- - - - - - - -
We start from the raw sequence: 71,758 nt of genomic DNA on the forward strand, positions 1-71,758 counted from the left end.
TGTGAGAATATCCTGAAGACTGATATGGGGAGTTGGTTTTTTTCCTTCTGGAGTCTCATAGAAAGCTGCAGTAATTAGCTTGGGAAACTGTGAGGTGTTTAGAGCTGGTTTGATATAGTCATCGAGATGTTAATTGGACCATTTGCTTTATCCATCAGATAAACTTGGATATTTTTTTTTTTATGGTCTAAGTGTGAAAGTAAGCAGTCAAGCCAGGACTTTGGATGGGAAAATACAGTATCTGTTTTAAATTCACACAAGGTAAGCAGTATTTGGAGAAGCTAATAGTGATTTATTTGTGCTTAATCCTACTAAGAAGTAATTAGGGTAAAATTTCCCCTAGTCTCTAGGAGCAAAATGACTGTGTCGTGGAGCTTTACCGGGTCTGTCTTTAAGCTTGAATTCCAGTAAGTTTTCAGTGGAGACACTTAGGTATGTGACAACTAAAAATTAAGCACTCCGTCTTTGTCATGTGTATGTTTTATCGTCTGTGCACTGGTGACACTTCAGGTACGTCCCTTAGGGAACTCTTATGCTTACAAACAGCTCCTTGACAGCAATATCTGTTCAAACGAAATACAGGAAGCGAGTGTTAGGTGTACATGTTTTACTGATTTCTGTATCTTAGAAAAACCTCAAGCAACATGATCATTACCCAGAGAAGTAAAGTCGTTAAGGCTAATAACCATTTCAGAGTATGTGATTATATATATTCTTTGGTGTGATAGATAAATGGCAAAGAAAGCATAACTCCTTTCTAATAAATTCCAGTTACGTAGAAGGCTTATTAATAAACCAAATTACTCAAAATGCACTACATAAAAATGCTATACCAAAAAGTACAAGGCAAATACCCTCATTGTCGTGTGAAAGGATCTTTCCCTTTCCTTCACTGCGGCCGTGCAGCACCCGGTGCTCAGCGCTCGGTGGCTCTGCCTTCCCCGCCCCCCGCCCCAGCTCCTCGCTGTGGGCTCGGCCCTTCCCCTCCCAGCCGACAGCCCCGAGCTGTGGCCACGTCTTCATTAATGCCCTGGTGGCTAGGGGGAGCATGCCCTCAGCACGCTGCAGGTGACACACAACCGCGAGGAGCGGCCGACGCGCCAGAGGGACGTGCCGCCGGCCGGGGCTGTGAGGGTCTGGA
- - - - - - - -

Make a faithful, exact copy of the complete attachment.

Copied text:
We start from the raw sequence: 71,758 nt of genomic DNA on the forward strand, positions 1-71,758 counted from the left end.
TGTGAGAATATCCTGAAGACTGATATGGGGAGTTGGTTTTTTTCCTTCTGGAGTCTCATAGAAAGCTGCAGTAATTAGCTTGGGAAACTGTGAGGTGTTTAGAGCTGGTTTGATATAGTCATCGAGATGTTAATTGGACCATTTGCTTTATCCATCAGATAAACTTGGATATTTTTTTTTTTATGGTCTAAGTGTGAAAGTAAGCAGTCAAGCCAGGACTTTGGATGGGAAAATACAGTATCTGTTTTAAATTCACACAAGGTAAGCAGTATTTGGAGAAGCTAATAGTGATTTATTTGTGCTTAATCCTACTAAGAAGTAATTAGGGTAAAATTTCCCCTAGTCTCTAGGAGCAAAATGACTGTGTCGTGGAGCTTTACCGGGTCTGTCTTTAAGCTTGAATTCCAGTAAGTTTTCAGTGGAGACACTTAGGTATGTGACAACTAAAAATTAAGCACTCCGTCTTTGTCATGTGTATGTTTTATCGTCTGTGCACTGGTGACACTTCAGGTACGTCCCTTAGGGAACTCTTATGCTTACAAACAGCTCCTTGACAGCAATATCTGTTCAAACGAAATACAGGAAGCGAGTGTTAGGTGTACATGTTTTACTGATTTCTGTATCTTAGAAAAACCTCAAGCAACATGATCATTACCCAGAGAAGTAAAGTCGTTAAGGCTAATAACCATTTCAGAGTATGTGATTATATATATTCTTTGGTGTGATAGATAAATGGCAAAGAAAGCATAACTCCTTTCTAATAAATTCCAGTTACGTAGAAGGCTTATTAATAAACCAAATTACTCAAAATGCACTACATAAAAATGCTATACCAAAAAGTACAAGGCAAATACCCTCATTGTCGTGTGAAAGGATCTTTCCCTTTCCTTCACTGCGGCCGTGCAGCACCCGGTGCTCAGCGCTCGGTGGCTCTGCCTTCCCCGCCCCCCGCCCCAGCTCCTCGCTGTGGGCTCGGCCCTTCCCCTCCCAGCCGACAGCCCCGAGCTGTGGCCACGTCTTCATTAATGCCCTGGTGGCTAGGGGGAGCATGCCCTCAGCACGCTGCAGGTGACACACAACCGCGAGGAGCGGCCGACGCGCCAGAGGGACGTGCCGCCGGCCGGGGCTGTGAGGGTCTGGA